I'm firmly of the opinion that you cannot 'spoil' a vote, or 'steal' a vote simply by running in opposition and stating your issues. I suppose you could by hinting at or agreeing with one audience, and then later changing your mind on that issue. I suppose you could by hiding key details about previous business dealings that may in the future cause harm to our reputation. I suppose you could by backing an electronic voting system proven to be easily hacked and compromised. I guess a mobile team of legal experts filing complaint after complaint in courts across the country to challenge your opponents right to be on the ballot, that could do it. Convincing the media not to give your opponent air time wouldn't hurt the effort...the stealing of votes that is. A perpetual whisper into the wind 'He's Crazy' just to tie things up in a neat little package. Certainly, all good ways to steal votes. But when you simply put yourself out there, and say it like it is, no splash graphics or multi-million dollar budgets, and millions of people vote for you and not your opponent? I think that's called your opponent 'Losing Votes'. Can you imagine, had Mr. Nader been given equal air time and not been blocked from ballots, how many millions of people would have cast their vote for him? There is a reason he resonates with so many Americans, this summer take the time to learn about Ralph Nader. You have nothing to lose by listening, and maybe doing a little followup, what you have to gain is priceless, American Pride.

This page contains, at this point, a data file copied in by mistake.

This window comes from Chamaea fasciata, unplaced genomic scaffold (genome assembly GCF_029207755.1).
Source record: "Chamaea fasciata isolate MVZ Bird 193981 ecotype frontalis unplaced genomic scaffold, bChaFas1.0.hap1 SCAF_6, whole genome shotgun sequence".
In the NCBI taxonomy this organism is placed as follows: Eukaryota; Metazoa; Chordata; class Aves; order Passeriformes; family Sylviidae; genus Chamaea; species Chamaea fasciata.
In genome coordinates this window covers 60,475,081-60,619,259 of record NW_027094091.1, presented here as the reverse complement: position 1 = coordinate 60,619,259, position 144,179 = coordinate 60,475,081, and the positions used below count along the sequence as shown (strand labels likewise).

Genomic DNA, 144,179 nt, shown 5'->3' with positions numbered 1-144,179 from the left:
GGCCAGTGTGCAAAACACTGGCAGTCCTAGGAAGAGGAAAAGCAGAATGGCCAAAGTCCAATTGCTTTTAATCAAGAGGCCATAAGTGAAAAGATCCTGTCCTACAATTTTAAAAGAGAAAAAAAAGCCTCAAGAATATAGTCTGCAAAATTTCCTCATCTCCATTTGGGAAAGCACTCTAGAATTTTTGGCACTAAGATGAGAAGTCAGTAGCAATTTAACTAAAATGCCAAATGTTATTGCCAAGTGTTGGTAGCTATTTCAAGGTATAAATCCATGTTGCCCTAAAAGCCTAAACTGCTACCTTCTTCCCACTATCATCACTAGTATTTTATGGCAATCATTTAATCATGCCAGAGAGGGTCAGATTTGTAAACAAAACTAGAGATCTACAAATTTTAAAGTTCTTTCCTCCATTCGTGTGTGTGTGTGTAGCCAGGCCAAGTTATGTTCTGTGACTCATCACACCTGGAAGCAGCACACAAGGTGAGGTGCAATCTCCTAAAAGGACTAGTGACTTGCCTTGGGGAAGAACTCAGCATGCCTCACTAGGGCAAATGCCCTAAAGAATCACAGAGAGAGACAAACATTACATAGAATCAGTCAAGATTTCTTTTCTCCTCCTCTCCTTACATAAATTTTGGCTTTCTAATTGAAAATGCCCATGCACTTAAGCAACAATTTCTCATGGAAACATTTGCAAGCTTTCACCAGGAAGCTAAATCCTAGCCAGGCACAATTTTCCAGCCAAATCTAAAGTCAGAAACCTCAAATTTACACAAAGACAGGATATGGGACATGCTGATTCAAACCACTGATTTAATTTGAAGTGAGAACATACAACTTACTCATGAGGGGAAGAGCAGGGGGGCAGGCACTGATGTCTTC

(links to Nader info)

Sen. Obama's response to Nader was disapointing for me. Change, for me, would have been him acknowledging the man, his rights and his efforts for America (he sorta said 'atta boy) and if he had to say 'he's just looking for attention' (oh, he did) he should have rightly added 'and so am I, we all are, it's an election, a race, a competition. (oops, he didn't)
That is the kind of change I am looking for.

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I became interested in U.S. budget and economic matters back in 1992, the first time that I remember the debt becoming a major issue in a presidential election. Along with this blog, I have a website on the subject at http://www.econdataus.com/budget.html. I have blogged further about my motivations for creating this blog and website at this link. Recently, I've been working on replicating studies such as the analysis at this link.